Hoeven, Booker Introduce Legislation to Extend WIFIA, Provide Low-Cost Loans for Water Infrastructure Projects

Legislation Would Help Advance Water Management Efforts across the Country

WASHINGTON – Senators John Hoeven (R-N.D.) and Cory Booker (D-N.J.) have introduced legislation to reauthorize the Water Infrastructure Finance and Innovation Act (WIFIA). The bill would help stimulate investment in water infrastructure, such as flood control, storm water management and wastewater treatment, by supplementing federal funding with long-term, low-cost loans and loan guarantees. 

“Our legislation helps ensure state and local governments have access to flexible funding sources when building their water infrastructure,” said Senator Hoeven. “WIFIA represents an opportunity to advance vital projects across North Dakota, like comprehensive flood protection in the Red River Valley and the Minot Region, while also helping to reduce costs.”

“This bipartisan bill will help jumpstart much needed investment in aging drinking and wastewater infrastructure in New Jersey and in communities across the country,” said Senator Booker. “Updating WIFIA will also go a long way in expediting funding for critical projects that protect communities from flooding, something New Jersey families and businesses know the importance of all too well.”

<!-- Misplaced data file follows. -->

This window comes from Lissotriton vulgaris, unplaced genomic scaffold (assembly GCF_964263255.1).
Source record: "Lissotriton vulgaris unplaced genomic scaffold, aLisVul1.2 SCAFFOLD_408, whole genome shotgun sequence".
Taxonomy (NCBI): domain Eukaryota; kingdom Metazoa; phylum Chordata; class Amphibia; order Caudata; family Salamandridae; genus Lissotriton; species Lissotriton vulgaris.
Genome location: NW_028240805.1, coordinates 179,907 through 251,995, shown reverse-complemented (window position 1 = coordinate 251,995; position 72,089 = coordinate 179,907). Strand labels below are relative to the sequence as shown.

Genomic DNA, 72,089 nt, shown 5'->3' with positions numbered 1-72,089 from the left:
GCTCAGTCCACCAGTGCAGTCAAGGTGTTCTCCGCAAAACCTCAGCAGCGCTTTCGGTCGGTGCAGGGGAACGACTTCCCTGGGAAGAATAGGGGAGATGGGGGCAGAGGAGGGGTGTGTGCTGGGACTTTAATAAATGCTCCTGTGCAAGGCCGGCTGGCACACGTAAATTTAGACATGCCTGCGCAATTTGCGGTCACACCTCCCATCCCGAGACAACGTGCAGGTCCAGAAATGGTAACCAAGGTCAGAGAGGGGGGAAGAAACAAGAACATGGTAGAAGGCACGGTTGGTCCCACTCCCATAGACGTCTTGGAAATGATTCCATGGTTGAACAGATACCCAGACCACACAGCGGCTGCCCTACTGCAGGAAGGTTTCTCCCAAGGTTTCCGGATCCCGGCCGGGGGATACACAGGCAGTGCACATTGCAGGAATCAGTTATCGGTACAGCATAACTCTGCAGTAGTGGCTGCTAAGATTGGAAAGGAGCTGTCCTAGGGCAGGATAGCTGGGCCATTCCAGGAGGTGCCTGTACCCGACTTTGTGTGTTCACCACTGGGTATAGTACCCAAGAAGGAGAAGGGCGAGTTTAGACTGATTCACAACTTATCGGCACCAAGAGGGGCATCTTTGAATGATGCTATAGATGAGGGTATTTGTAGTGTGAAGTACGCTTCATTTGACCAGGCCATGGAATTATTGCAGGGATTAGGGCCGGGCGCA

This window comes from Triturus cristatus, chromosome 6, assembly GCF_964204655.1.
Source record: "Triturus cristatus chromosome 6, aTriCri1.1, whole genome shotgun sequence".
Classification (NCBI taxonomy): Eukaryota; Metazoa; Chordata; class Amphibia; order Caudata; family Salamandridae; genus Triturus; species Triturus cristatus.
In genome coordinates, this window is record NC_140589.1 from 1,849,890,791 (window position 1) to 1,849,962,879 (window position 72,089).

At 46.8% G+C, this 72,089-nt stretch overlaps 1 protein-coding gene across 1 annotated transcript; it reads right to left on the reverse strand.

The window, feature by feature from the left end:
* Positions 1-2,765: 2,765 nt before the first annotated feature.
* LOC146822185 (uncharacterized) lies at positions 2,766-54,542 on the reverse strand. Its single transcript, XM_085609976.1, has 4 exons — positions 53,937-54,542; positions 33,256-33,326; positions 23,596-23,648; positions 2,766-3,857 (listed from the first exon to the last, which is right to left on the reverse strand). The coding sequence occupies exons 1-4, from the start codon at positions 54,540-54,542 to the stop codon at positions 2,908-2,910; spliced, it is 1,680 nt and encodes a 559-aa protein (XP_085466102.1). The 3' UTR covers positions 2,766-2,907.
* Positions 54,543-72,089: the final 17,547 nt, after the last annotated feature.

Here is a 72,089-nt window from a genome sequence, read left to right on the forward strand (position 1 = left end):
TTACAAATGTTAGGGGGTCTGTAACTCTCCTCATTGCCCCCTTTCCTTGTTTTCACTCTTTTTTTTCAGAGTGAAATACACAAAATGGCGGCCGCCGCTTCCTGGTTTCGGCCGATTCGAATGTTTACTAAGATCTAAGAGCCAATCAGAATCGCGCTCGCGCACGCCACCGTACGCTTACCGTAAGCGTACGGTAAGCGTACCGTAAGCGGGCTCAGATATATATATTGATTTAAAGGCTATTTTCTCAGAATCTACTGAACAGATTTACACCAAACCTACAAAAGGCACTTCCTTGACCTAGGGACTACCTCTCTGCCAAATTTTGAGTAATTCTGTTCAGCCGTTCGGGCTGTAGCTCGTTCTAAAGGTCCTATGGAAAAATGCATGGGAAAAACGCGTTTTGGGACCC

WIFIA first became law as part of the 2014 Water Resources Reform and Development (WRRDA) Act, which authorized the program under both the Environmental Protection Agency (EPA) and the U.S. Army Corps of Engineers. To date, the EPA’s program has supported $2.3 billion in loans, helping to leverage state, local and private funding and resulting in $5.1 billion in project investments.

However, the Corps has been unable to implement the program to date. The Hoeven-Booker bill would consolidate the administration of the EPA and Corps WIFIA programs and make these loans available for an additional five years, through FY2024. This would allow the Corps to rely on the EPA’s administrative infrastructure and begin identifying projects that are eligible for support.

Similar legislation has been introduced in the House of Representatives by Congressman Brian Mast (R-Fla.) and a bipartisan group of representatives, including Representatives Bob Gibbs (R-Ohio), Sean Patrick Maloney (D-N.Y.) and Julia Brownley (D-Calif.).